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July 19, 2015 | by  | in News |
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VUWSA: We are the voice of NZ students!

NZUSA: Um, no, fuck off

The New Zealand Union of Students’ Associations (NZUSA) and VUWSA have again found themselves at loggerheads, this time over the future of the New Zealand student movement.

VUWSA, which intends to withdraw from NZUSA this September, wrote to NZUSA President Rory McCourt on 17 June. In that letter, VUWSA said it intended to withhold its remaining NZUSA membership fees of around $11,000, and to spend this figure on a VUWSA-hosted national conference to “flesh out the overall vision for the future of the national student voice”.

In response to VUWSA’s letter, which NZUSA members widely viewed as an unsubtle power-grab, McCourt proposed that the conference be held in Christchurch and hosted by LUSA, of Lincoln University, and UCSA, of Canterbury.

McCourt also rejected VUWSA’s proposal to spend its NZUSA levies on the conference, telling VUWSA that the levies were needed to cover essential operational costs.

As Salient went to print on Thursday, VUWSA Academic Vice-President Jonathan Gee and Education Officer Ellen Humphries had drafted a response to the response (sigh).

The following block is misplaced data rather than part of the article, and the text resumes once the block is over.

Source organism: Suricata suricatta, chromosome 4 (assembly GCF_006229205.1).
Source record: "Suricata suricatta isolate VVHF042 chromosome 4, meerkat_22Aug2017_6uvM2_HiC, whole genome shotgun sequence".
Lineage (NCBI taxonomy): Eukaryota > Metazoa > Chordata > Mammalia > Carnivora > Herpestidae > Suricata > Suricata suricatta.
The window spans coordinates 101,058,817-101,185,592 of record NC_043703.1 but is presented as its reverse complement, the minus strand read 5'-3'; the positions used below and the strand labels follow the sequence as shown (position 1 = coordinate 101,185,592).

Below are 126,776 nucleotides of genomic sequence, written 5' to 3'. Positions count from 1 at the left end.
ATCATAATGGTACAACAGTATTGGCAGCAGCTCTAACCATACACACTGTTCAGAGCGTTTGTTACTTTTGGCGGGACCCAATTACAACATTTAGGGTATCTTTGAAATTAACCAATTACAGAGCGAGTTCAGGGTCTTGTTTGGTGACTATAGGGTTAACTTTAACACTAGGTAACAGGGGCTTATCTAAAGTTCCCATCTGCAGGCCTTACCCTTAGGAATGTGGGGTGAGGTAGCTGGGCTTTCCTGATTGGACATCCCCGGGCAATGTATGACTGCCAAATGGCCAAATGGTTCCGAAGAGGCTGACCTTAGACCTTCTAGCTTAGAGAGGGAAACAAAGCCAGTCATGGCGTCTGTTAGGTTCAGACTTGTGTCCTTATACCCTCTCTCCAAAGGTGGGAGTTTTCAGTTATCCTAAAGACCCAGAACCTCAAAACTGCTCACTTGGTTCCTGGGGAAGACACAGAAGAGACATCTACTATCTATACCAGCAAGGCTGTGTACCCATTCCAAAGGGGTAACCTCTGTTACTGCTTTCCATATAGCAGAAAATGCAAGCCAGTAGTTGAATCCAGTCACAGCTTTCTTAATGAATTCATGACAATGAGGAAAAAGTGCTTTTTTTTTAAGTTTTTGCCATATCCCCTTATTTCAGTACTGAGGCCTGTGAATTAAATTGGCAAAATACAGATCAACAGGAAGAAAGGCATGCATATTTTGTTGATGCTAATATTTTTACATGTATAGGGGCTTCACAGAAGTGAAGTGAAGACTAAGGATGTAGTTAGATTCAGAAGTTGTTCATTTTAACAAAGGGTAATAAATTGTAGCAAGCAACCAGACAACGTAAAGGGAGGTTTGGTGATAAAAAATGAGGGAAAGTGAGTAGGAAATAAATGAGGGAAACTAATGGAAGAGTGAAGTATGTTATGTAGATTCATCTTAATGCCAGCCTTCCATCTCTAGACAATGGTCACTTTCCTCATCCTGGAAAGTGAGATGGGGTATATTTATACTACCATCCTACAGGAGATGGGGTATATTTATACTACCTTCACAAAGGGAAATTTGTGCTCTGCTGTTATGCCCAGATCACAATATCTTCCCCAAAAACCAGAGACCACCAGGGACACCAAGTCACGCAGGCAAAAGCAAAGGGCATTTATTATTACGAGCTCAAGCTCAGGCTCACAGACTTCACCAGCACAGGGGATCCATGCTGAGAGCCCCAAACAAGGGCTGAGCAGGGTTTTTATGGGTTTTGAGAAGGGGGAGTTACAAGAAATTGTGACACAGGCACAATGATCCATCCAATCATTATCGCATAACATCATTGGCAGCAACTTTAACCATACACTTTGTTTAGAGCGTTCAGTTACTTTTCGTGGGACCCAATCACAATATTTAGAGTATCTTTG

They wrote that it was important that NZUSA “not seen to be controlling this open discussion” and proposed that VUWSA, not UCSA, co-host the conference with LUSA—despite the two associations inhabiting different islands.

The letter also reiterated VUWSA’s wish to have its remaining NZUSA levies go toward the conference, and not to NZUSA itself.

The letters follow months of brinkmanship between NZUSA, VUWSA, and Otago association OUSA over membership fees. VUWSA and OUSA, which both gave 12-month notices of their withdrawal from NZUSA last year, have resisted paying their 2015 levies. The associations only brought themselves up to date with payments in June after NZUSA threatened legal action.

OUSA in particular has been openly hostile toward NZUSA. According to Critic magazine, OUSA has now refused point-blank to pay its remaining $20,000 or so levies for 2015, despite the organisation having around $6 million in reserves.

McCourt said he had received a “bizarre” letter from OUSA asking the national body to wind up.

McCourt told Salient he “[doesn’t] know what VUWSA’s motivations are” and accused VUWSA of failing to earn its desired leadership role.

“To have a leadership role, VUWSA’s got to be engaged,” he said. “That’s how you get the respect from other members to lead them.”

He said that when it came to the national student movement, VUWSA seemed more interested in internal politics than with genuine issues.

“[VUWSA’s] got very strong views on the national student voice but are doing nothing about it … everyone’s getting really tired of it.

“It’s completely childish and people have lost all sense of perspective.”

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He Tāonga

:   I wanted to write this piece, in order to connect to all tauira within the University, with the hope that we can all remind ourselves that we are a part of an environment which is valuable, no matter our culture, our beliefs or our skin colour. The ultimate purpose of this